The Housing Chronicles Blog: 'Shadow' rental market now accounts for 50% of vacancies?

Wednesday, June 4, 2008

'Shadow' rental market now accounts for 50% of vacancies?

A few months ago, I wrote about the future 'shadow' rental market in my column for Builder & Developer magazine and the impact it would have on the traditional apartment market -- namely higher vacancies and a squeeze on rental rates that would see a return of lease incentives.

I recently lived through this 'shadow' market with a small income property I have in Long Beach, CA, which has been in my family since 1980. Located within two miles of both CSULB (30,000 students) and the beach, the occasional vacancy would never take more than a couple of weeks to fill. But when a couple of failed conversion projects hit the market, they suddenly unloaded scores of recently upgraded apartment units -- including granite countertops and new appliances -- onto the marketplace. Suddenly that two-week vacancy turned into over two months, and to fill it I had to forget about any price hike from the previous lease.

Similar stories are now hitting other markets throughout the country -- generally where the housing market was the frothiest. From an MSNBC story:

Renters may be the biggest winners in the current housing slump, especially in places like Florida, Las Vegas and Southern California, that have thousands of vacant for-sale and foreclosed homes and condos on the market.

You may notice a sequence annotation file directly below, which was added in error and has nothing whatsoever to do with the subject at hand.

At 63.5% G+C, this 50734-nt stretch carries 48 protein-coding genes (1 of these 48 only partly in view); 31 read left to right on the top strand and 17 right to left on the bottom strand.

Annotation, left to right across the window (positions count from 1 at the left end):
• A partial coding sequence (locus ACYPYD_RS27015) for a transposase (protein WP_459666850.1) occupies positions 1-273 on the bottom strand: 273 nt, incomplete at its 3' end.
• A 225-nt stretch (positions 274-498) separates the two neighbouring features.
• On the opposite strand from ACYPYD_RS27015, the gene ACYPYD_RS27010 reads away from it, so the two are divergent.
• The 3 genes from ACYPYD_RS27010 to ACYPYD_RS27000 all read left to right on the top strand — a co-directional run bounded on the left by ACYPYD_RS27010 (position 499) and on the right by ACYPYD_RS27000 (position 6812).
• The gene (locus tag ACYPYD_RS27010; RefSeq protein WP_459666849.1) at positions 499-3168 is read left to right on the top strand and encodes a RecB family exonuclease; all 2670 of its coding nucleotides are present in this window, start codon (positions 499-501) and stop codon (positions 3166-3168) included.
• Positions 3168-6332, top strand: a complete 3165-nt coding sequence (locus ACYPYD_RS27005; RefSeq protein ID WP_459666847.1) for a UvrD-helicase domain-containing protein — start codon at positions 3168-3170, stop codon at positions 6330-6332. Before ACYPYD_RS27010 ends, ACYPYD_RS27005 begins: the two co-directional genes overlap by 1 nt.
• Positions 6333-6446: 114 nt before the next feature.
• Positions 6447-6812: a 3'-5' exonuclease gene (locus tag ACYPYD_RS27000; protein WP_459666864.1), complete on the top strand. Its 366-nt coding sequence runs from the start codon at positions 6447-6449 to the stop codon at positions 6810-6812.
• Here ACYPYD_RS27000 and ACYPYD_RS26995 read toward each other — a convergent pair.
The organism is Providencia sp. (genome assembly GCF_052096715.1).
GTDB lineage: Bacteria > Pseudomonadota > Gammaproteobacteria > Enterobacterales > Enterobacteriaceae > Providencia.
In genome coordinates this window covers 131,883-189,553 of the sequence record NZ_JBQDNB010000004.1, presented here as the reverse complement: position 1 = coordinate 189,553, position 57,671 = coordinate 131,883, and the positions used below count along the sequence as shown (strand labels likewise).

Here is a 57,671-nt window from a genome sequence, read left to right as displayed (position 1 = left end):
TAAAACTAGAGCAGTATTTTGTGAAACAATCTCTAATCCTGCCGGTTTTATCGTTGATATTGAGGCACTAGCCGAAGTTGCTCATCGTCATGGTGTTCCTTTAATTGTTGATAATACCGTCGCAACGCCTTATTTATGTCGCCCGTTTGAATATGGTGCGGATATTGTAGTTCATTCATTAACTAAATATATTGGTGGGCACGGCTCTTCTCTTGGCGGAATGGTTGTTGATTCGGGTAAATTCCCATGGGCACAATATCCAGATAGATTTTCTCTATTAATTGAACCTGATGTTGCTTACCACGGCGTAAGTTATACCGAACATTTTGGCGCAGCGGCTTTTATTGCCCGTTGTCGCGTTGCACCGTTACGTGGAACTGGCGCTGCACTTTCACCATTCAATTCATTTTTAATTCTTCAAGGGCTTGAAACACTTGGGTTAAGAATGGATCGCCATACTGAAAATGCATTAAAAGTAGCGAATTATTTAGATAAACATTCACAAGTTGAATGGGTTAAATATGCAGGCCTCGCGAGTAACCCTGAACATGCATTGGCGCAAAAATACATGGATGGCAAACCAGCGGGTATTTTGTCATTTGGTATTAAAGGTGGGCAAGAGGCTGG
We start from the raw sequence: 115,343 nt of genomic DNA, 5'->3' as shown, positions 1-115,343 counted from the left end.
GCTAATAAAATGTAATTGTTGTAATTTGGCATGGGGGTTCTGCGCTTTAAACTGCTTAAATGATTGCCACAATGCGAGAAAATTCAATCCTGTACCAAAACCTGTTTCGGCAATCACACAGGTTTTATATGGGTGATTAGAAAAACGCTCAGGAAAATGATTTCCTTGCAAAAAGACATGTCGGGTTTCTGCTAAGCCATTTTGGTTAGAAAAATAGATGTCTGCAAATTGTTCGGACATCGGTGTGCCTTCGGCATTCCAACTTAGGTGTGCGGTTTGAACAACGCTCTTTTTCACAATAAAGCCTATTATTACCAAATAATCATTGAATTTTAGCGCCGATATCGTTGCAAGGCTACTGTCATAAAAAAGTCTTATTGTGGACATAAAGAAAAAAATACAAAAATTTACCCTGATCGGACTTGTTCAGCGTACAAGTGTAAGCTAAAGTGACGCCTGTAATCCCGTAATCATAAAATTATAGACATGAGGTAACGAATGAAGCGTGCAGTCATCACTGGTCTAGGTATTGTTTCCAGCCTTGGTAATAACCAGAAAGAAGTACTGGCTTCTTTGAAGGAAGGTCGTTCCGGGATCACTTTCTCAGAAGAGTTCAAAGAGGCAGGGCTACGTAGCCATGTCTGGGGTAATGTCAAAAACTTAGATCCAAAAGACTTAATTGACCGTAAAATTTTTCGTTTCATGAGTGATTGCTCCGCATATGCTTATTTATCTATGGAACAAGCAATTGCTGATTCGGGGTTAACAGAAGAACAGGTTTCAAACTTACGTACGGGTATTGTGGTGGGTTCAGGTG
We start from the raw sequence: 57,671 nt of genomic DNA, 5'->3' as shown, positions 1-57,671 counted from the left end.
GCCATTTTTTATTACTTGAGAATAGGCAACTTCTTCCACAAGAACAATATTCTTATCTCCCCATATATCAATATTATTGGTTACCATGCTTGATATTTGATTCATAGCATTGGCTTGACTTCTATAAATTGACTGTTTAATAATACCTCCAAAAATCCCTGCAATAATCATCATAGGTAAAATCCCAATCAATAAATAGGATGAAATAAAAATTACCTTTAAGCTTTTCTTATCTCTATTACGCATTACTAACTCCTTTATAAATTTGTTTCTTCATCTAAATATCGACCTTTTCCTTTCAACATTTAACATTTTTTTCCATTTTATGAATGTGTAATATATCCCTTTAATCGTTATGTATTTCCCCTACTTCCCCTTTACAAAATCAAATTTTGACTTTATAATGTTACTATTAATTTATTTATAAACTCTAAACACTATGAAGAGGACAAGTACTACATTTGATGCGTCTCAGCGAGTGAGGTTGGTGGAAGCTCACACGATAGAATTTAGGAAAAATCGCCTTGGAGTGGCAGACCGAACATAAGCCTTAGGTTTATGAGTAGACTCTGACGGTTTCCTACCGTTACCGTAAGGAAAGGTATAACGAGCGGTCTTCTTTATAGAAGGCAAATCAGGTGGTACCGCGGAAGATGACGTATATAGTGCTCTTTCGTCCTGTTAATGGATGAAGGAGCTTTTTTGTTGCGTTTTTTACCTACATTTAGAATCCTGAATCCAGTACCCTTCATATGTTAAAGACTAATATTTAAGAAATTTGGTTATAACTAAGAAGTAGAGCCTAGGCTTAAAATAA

Apartment vacancies are edging up in many areas of the country as frustrated sellers instead try to rent out their homes and condos in once red-hot housing markets. And that is making it harder for landlords to raise rents. In the toughest markets, apartment owners are even offering lease incentives to snag renters.

This "shadow market" of investor-owned homes and condos accounts for almost half of the rental stock, and attracts displaced homeowners more often than your typical apartment renter...

After staying relatively flat last year, apartment vacancies bumped up in the first quarter from the end of last year, the research showed. The vacancy rate is expected to rise by a half-percent this year to 6.1 percent as the market absorbs about 3.3 million more rental home and condo units...

The national trend, however, belies what's happening in the country's most beleaguered housing markets. Areas that experienced explosive condo development and conversions of apartments into condos for sale are finding those units unloaded onto the rental market because developers can't sell them.Sharp increases in vacancy rates plague most Florida markets where condo development was rampant. In Jacksonville, for example, rental vacancies spiked to more than 10 percent in the first quarter, up from 5.8 percent in the prior year. Orlando and Ft. Lauderdale had the next biggest gains in vacancies..

In San Diego, single-family homes being placed on the rental market are hurting luxury apartment communities, said Rick Snyder, president of the California Apartment Association.

The new supply is preventing some landlords from increasing rents, and other are even being forced to offer freebies like one free month with a one-year lease or upgraded unit fixtures...

But there could be some unseen risks behind these bargain shadow rentals. Renters who got homes or condos on the cheap may find a sheriff knocking at the door with an eviction notice if their landlord fails to pay the mortgage...

Meanwhile, renters in some of the costliest cities aren't getting any relief, to their dismay. Rents in pricey San Francisco surged 11.5 percent last year, while New York rents shot up 9 percent and rents in San Jose, Calif., climbed 8.7 percent, Marcus & Millichap said.

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